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Ruminations on midcard and/or gimmick championships


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so the AEW All Out Thread started to go off on a tangent about midcard championships, especially as they pertain to World Championship contendership/rankings etc, and it reminded me of my old bone to pick with WWF/E's 24/7 Championship, and it's predecessor the Hardcore Championship with the 24/7 provision.  That prompted me to start having thoughts about the philosophy behind midcard belts in general, especially ones with gimmicky rules.

And now I want to talk about that sort of thing but of course I don't want to derail an AEW PPV specific thread with a General Wrestling Discussion topic, so I guess I'll actually start a thread for the first time ever.

[here's the link to page 2 of the All Out thread as a primer on the discussion so far]
 


In theory, the WCW/NWA US Champion was automatically #1 contender to the World Champion.  In practice, the champion-vs-champion match rarely happened.  And it makes sense, because the champ-vs-champ match would keep interfering with whatever storyline the US champion was involved in as a defender, and in the long run that works against the purpose of having a secondary champion in the first place.  But of course, from a kayfabe standpoint, the US Champion would have the opposite priority:  they should be constantly attempting to leverage their US Championship into a World Championship bout for as long as they have it, with every obliged defense both distracting from this and imperiling it.  And this is the general problem with midcard/mid-tier championships, especially the more of them you have at one time: this threat of becoming a poison prize where holding it is more hassle than it's worth.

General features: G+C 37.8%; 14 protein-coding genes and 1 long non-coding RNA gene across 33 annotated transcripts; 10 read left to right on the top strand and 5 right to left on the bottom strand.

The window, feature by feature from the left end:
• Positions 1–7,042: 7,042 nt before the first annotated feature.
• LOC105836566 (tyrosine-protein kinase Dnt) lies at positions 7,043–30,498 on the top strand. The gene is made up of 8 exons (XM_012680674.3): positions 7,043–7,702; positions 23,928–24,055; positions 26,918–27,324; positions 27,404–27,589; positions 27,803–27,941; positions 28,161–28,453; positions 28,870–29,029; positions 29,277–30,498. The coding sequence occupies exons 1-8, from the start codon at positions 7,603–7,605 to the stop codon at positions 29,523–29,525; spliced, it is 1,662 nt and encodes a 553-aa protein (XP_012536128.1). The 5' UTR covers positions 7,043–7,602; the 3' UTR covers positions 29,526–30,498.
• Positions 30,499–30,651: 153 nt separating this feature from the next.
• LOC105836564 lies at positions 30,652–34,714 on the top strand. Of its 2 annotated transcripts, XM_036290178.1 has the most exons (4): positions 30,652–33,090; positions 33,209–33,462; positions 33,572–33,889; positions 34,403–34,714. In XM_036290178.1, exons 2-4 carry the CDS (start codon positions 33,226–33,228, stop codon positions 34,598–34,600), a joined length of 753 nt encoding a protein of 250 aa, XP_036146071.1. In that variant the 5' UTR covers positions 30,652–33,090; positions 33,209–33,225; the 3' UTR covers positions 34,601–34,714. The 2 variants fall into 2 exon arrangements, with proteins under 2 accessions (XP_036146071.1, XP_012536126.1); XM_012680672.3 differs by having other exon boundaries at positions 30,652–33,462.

As best exemplified by my pet target, the WWF/E's 24/7 Championship.

[The Intercontinental Championship has often been a poison prize in practice, if not in theory, since whoever wins it invariably goes on a humiliating losing streak in non-title bouts that's supposed to build tension and uncertainty for the eventual championship defense but instead foments ambivalence because we keep seeing the champ be a loser throughout his championship run, but that's a complaint for another time.]

Okay, the 24/7 Championship.  Question:  why the hell would anyone want to win it?  The special stipulations of its defense establish it as more hassle than it's worth.  All it takes is a referee and 3 seconds of normal mortal human frailty on your part.  There's no down time and you're never safely "off the clock" from your job: you can get jumped any time, anywhere.  At the grocery store, on the toilet, during your own wedding, it doesn't matter.  MacBeth has murdered sleep by winning the 24/7 title and MacBeth shall sleep no more until he loses it.  After a while, the chance to sleep in peace has to be more than worth losing the belt on purpose.  Fuck this, take it, just leave me alone.